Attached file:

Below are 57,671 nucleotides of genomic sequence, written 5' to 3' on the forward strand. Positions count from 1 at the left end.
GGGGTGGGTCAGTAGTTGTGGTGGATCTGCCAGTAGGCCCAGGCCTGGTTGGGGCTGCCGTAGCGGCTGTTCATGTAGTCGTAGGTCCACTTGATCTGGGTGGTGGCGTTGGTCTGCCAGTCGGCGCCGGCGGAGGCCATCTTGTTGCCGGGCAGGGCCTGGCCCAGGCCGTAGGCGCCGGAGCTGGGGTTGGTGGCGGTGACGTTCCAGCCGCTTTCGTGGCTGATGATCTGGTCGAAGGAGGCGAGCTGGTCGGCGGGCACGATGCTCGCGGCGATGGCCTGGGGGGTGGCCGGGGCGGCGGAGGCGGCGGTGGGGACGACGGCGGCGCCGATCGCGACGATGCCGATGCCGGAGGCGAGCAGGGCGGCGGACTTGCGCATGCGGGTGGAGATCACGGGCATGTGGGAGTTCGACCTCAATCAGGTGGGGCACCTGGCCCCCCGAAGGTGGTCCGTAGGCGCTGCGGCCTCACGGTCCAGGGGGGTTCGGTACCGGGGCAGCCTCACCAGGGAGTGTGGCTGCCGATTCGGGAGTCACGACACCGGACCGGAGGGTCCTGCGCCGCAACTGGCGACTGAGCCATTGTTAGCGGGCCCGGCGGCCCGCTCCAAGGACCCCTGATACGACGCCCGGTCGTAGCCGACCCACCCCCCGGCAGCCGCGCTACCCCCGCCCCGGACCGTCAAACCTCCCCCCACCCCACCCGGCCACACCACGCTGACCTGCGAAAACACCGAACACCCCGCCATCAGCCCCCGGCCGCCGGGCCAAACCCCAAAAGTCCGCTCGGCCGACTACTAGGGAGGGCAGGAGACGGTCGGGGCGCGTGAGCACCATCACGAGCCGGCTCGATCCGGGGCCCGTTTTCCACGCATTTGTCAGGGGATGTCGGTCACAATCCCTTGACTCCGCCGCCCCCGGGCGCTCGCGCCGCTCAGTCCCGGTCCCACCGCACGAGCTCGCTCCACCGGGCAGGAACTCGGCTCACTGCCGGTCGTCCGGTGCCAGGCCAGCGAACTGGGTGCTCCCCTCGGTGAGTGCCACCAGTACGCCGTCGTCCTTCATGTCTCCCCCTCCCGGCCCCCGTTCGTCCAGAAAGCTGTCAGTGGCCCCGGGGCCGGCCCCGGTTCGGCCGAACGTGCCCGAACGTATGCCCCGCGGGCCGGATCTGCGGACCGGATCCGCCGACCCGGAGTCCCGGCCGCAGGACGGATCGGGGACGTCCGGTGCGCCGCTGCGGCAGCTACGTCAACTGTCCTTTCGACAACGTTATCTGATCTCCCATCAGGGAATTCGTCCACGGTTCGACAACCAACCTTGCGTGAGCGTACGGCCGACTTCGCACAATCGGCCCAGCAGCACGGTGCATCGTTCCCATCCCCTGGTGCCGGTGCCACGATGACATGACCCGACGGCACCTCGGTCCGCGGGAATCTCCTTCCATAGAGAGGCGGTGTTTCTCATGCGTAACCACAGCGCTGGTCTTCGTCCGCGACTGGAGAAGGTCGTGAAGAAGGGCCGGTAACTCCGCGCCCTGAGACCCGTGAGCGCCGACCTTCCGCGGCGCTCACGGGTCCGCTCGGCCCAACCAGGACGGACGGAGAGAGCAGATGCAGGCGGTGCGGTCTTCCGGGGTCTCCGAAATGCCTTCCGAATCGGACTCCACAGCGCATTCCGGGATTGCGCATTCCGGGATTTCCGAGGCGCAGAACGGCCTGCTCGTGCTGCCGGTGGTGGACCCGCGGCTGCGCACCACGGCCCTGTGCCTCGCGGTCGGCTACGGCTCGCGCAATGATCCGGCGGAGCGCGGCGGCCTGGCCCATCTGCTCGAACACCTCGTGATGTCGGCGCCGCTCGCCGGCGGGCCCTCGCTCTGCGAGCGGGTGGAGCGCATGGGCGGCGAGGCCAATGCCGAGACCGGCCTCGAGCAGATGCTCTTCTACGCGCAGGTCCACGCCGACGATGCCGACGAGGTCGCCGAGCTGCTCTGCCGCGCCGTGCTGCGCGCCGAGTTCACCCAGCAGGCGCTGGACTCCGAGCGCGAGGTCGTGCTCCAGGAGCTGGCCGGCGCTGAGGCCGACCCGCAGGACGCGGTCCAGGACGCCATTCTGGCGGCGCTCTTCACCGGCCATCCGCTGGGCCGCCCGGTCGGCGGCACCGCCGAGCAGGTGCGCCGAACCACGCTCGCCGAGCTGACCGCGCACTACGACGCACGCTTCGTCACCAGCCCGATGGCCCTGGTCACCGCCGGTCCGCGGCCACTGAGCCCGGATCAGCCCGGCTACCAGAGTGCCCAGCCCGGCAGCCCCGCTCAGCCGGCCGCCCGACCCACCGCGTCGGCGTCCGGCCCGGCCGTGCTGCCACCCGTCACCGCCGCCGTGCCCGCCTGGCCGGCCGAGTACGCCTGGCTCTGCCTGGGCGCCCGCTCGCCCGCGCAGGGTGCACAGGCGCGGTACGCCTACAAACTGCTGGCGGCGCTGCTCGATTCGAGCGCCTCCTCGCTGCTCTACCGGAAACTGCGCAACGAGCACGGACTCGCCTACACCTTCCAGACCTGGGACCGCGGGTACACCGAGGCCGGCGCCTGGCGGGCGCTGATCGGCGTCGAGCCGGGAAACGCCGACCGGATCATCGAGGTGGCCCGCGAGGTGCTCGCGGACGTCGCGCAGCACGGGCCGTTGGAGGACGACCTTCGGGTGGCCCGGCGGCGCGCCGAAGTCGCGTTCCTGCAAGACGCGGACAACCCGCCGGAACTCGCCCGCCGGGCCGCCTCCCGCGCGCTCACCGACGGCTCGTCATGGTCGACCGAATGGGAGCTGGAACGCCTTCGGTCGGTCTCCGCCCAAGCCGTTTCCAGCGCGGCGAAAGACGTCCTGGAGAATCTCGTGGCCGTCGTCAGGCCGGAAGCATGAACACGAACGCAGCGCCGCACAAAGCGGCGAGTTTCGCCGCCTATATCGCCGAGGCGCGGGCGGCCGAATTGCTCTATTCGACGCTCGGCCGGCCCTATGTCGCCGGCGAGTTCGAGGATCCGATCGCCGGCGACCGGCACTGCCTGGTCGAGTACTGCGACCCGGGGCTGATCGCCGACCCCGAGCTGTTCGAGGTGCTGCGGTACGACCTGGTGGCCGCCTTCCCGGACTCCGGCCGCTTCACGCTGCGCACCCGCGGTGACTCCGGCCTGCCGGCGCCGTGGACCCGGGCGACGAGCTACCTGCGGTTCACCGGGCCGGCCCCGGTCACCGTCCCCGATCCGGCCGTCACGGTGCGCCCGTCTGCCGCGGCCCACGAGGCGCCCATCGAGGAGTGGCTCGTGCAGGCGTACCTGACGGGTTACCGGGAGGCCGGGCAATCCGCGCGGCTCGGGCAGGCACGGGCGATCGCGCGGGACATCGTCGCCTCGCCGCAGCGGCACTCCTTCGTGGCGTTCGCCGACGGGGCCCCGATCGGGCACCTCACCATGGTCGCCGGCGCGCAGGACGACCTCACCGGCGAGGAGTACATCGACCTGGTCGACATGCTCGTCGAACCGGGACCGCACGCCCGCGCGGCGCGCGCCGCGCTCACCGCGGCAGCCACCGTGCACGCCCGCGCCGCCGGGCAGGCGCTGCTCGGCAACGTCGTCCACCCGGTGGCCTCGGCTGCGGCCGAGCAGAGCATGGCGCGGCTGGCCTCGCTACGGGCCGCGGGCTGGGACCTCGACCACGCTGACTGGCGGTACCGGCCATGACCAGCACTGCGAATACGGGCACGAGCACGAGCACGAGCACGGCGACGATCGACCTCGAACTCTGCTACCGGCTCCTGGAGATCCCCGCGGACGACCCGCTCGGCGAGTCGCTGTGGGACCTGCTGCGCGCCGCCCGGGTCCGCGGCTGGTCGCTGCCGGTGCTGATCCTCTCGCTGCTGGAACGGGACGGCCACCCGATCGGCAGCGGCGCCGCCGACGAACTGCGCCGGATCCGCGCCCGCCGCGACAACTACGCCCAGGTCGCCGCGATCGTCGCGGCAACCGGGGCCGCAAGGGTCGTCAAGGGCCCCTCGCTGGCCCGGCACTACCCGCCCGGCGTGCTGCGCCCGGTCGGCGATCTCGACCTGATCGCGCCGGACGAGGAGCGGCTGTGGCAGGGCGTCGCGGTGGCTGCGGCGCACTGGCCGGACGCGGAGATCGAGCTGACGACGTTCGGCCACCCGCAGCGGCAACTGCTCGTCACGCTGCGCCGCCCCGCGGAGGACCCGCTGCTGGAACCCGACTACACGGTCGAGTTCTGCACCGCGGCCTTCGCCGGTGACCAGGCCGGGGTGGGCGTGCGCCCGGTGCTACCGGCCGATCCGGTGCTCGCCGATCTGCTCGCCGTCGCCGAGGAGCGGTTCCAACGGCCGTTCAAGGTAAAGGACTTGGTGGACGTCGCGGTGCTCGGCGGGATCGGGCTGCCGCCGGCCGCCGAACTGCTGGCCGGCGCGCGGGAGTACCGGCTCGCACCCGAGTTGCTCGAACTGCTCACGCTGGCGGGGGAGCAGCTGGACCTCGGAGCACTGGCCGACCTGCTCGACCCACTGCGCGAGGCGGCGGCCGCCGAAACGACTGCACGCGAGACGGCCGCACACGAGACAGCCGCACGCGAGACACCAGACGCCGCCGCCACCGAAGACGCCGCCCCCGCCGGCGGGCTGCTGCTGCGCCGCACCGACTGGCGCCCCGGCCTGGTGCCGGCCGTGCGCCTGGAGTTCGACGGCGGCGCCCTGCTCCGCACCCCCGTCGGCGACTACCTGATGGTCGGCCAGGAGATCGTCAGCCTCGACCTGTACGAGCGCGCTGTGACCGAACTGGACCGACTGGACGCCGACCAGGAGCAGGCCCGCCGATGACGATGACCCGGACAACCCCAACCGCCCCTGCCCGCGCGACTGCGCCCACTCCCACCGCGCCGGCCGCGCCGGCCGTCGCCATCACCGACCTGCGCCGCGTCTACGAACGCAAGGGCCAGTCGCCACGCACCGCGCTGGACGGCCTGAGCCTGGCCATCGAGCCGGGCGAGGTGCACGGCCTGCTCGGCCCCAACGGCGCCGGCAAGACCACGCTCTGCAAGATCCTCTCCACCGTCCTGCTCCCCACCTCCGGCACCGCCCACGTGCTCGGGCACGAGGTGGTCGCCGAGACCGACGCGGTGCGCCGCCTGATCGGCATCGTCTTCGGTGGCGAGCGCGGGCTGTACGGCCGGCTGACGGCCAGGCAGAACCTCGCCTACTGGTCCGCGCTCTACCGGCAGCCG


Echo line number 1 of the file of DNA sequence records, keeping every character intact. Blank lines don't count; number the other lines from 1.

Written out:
Below are 57,671 nucleotides of genomic sequence, written 5' to 3' on the forward strand. Positions count from 1 at the left end.